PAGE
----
‘The Qu’ran said that to save a life it is as though you have saved all of mankind, and Muslims take inspiration from this. Muslims give more to charity than any other religious group in the UK. In showing Muslim aid workers supporting some of the world’s poorest people to lift themselves out of poverty, Virtue Reality portrays the generosity and humanity of the Muslim faith; we hope it will inspire other videogames to follow suit.’
Zia Salik, Head of Fundraising at Islamic Relief UK, said: ‘The Fundraising and Charity Week teams at Islamic Relief are really excited about the launch of the mobile gaming app. We think it will be a great new way to engage the youth, especially the volunteer teams across the world that take part in Charity Week every year.
‘It’s another way to learn how our projects work, and also help raise funds for future projects. This is going to be something that we can build on and we hope that it will be a great asset to the organisation for years to come.’
The videogame is also being launched in the US and Canada by Islamic Relief partners. It will be promoted by Islamic Relief offices from Australia to Mauritius and Germany to Pakistan.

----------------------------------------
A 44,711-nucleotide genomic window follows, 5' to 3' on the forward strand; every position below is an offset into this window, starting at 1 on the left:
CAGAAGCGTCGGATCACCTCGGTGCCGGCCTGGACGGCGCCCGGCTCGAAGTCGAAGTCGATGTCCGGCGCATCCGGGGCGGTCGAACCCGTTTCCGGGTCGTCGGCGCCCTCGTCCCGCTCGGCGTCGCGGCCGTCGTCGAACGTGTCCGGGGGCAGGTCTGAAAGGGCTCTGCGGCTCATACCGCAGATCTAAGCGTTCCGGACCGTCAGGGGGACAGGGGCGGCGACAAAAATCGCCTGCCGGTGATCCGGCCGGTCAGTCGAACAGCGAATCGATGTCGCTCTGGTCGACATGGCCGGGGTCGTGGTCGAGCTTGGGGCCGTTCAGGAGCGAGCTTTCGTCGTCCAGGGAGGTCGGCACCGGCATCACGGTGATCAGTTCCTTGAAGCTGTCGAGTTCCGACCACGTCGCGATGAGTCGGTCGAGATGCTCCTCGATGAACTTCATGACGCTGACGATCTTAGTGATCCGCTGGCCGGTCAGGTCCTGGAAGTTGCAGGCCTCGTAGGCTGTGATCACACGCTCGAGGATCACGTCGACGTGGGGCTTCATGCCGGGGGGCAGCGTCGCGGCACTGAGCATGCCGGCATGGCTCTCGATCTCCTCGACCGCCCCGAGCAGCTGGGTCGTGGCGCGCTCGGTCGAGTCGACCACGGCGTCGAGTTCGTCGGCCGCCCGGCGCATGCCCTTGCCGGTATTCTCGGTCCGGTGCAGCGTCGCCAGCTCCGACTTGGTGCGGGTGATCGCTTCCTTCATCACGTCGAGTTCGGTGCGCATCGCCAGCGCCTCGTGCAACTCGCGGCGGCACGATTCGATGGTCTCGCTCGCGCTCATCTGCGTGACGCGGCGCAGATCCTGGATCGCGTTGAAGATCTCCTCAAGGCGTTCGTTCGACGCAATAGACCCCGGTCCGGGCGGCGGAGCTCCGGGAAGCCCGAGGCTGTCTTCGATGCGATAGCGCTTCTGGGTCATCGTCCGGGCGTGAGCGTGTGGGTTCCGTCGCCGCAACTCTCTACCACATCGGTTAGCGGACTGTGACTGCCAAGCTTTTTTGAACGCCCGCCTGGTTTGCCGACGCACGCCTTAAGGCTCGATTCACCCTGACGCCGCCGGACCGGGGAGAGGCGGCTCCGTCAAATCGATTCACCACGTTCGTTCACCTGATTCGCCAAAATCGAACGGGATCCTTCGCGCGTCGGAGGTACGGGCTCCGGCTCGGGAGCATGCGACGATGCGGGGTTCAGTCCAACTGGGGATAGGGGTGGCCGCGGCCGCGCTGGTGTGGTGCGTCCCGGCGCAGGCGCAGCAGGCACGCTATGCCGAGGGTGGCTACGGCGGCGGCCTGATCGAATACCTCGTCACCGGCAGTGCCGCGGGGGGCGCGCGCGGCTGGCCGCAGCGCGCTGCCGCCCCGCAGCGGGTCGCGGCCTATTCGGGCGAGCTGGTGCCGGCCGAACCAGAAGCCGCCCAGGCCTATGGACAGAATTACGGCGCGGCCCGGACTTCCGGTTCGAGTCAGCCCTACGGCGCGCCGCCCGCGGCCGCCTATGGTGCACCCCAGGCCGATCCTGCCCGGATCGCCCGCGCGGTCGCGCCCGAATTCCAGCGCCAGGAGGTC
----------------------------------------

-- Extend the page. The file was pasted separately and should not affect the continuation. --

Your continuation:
About Islamic Relief
Islamic Relief is a faith-inspired, development and humanitarian agency working to transform and save the lives of some of the most vulnerable people in over 40 countries. Islamic Relief assists people according to need and does not discriminate in any way.
Set up in Birmingham in 1984 by a group of volunteers, we have assisted over 117 million people all over the world. We’re saving lives and empowering people to lift themselves out of poverty in over 40 countries – from Bangladesh to Bosnia, Pakistan to Palestine, Kenya to Kosovo. Islamic Relief is on the ground in some of the world’s most dangerous and difficult places – including Syria and Yemen – strengthening the most marginalised communities to withstand conflict and natural disasters and to build a brighter future. We also support vulnerable people in the UK in partnership with local charities and organisations.
About Ultimatum Games
Ultimatum Games Ltd is a video games development company, run by Shahid Kamal Ahmad. Ahmad is the former Director of Strategic Content at PlayStation; was one of Games Industry International’s Top 10 Persons of the Year; and has been named within the 100 Top Influencers in the British Games Industry.
In 2019, Ahmad joined hands with the international development agency Islamic Relief to find a unique and interesting way to raise awareness about what a charity does and also dispel negative stereotypes of Muslims that he saw across the industry.
About Charity Week
Charity Week is one of the world’s largest volunteer-led Charity campaigns. It started in London in 2003 with one student collecting funds in a shoebox; it has now grown to be an international annual fundraising and engagement event taking place across the globe. With more than £8 million raised in the last 15 years, Charity Week is fast becoming one of Islamic Relief’s most exciting campaigns, with over 5,000 students participating directly in the campaign. Funds raised have assisted orphans and vulnerable children in 27 countries worldwide.